Since submarines do not have windows as ways to look at directions, they rely on navigation systems and the periscope. Periscope, as mentioned before, has limited use due to its length and is unreliable for certain depths. Sailors then use navigation systems, such as GPS, SONAR, and inertial guidance systems to locate the position of the submarine and its distance towards a point ( These navigation systems are important to the vessels since sailors cannot see underwater nor can they prepare to avoid obstructions. 

Life Support and Weapons

The invention of nuclear-powered submarines allows sailors to remain underwater for several months. Nuclear power allows the submarine to create oxygen and remove carbon dioxide. Sailors can also convert seawater into freshwater which further improves the quality of life inside the vessel. Older submarines are incapable of these and would need to resurface to resupply oxygen and food. Modern submarines, especially ones that the army use, also possess weapons like torpedos and nuclear missiles. The army uses them mostly for defending territories but may also become tools for war.

What is the purpose of submarines?

A submarine’s main purpose is to be a means of traveling underwater. Researchers can use them to explore deep-sea areas and remain underwater for a long period. One example is when the American Navy sponsored a SCICEX mission to gather data in the Arctic Ocean in the 1990s (Meade et al., 2001). In 1969, the submarine NR-1 became a tool to recover sunken Soviet submarines and missiles as well as aid in scientific research (, n.d.). These examples are just some of the earlier utilization of submarines that showcases their significance to science.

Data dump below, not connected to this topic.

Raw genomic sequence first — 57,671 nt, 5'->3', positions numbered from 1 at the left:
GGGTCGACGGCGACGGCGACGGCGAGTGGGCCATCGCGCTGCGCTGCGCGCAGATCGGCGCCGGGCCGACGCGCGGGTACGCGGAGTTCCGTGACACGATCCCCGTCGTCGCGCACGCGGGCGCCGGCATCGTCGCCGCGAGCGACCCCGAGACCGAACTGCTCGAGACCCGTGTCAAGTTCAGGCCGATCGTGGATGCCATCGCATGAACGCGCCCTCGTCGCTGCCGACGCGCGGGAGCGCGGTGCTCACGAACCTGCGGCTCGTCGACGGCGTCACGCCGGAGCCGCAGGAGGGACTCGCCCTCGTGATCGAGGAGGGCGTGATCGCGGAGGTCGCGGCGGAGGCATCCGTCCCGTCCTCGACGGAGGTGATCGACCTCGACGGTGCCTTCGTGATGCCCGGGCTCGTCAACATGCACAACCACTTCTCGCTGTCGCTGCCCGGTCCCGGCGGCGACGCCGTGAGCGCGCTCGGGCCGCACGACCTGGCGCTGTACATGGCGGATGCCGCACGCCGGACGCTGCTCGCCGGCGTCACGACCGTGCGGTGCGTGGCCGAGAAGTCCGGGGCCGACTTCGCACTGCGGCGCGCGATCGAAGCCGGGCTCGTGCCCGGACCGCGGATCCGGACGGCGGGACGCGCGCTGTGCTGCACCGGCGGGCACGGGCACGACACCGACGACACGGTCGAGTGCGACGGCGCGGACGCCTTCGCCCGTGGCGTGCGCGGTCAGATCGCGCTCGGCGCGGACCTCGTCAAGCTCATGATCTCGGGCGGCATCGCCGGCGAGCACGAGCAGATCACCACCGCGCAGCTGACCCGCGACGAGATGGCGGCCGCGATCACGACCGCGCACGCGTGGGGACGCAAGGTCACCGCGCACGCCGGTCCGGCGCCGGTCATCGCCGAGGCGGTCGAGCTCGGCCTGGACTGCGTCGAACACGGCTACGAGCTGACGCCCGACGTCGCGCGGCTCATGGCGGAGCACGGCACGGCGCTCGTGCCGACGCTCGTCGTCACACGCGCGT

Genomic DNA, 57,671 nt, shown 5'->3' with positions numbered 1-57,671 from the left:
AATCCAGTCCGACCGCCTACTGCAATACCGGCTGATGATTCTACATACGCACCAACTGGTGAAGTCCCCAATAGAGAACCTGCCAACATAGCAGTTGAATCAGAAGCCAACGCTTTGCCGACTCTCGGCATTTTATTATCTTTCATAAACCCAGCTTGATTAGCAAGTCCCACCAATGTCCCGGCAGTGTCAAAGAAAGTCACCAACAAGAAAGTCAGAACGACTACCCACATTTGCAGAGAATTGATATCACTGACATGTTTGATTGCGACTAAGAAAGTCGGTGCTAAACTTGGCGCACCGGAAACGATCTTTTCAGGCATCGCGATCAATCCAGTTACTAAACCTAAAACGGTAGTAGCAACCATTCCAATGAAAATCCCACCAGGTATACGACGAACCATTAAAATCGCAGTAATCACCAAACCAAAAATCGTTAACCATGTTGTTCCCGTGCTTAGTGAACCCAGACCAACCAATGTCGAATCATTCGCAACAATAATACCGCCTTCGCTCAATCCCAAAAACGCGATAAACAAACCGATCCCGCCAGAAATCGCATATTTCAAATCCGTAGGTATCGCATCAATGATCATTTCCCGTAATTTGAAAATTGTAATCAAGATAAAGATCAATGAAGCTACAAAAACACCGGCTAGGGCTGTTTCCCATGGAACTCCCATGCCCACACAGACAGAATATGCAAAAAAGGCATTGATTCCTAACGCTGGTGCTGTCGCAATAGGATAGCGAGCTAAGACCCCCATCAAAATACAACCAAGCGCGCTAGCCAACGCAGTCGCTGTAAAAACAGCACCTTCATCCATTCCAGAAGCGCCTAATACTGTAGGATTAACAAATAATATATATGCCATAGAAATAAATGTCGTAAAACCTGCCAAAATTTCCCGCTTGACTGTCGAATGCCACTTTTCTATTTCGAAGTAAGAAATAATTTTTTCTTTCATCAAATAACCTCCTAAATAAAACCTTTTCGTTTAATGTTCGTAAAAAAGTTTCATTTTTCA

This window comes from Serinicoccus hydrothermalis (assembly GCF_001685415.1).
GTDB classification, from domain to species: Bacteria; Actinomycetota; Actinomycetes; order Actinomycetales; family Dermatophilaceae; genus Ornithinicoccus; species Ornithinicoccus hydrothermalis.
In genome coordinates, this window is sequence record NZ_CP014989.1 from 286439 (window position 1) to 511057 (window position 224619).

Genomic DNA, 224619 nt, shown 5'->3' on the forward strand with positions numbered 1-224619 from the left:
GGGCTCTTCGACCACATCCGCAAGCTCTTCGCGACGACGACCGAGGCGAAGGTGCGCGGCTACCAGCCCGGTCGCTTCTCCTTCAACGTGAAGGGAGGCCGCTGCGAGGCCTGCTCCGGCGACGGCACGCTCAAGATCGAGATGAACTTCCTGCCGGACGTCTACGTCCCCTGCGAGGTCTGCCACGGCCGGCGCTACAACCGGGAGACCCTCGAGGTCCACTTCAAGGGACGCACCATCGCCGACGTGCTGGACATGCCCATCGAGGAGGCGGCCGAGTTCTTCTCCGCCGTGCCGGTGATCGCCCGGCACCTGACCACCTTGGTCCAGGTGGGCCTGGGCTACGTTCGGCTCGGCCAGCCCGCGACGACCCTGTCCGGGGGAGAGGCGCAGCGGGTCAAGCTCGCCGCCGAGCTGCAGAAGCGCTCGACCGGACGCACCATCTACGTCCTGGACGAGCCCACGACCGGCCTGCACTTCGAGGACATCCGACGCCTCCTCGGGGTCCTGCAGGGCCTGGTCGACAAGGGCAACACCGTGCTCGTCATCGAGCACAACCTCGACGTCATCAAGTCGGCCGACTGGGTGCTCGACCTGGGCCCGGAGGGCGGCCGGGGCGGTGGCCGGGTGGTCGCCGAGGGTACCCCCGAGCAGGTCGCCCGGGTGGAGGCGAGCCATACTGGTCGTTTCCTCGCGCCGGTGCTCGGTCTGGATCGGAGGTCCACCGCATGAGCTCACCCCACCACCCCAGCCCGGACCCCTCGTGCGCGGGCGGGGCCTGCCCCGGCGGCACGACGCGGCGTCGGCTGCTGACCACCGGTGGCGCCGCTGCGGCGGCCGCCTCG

Countries, however, found a way to weaponize submarines and use them to wage war. This was the case during World War 1 and World War 2 when armies engaged in submarine warfare. In World War 1, the British and the Germans took down warships with their submarines and torpedoes which led to the “unrestricted submarine warfare” (, n.d.). The effect of this tactic remained until the modern-day which led to nuclear missile-armed submarines. This weaponization gave submarines the purpose of becoming necessary defense tools to protect territories near water.


Submarines allow humans to travel to underwater areas which would have been impossible to reach. Individuals, however, can overlook the importance and contributions of this technology easily. They may be unaware of the scientific principles that submarines use to function, the different parts that operate in unison to power the vessels or their purpose as a tool for research and defense. Submarines symbolize the ingenuity of the human mind as well as their stubbornness regarding war.

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Reference List (n.d.). Parts of a Submarine. Act For Libraries. Available at, Accessed April 28, 2022. (n.d.). Exploring the Submarine Environment. Available at Accessed April 28, 2022.

Hall, N. (2021). Boyle’s Law. NASA. Available at Accessed April 28, 2022. (n.d.). Voices of the First World War: The Submarine War. Imperial War Museum. Available at, Accessed May 1, 2022. (n.d.). Submarines & Deep Technology. Marine Bio. Available at Accessed April 28, 2022.

Meade, C., Lempert, R., Timson, F., and Kadtke, J. (2001). Assessing the Benefits and Costs of a Science Submarine. Available at Accessed April 28, 2022. (n.d.). Archimedes’ Principle. Available at, Accessed April 28, 2022.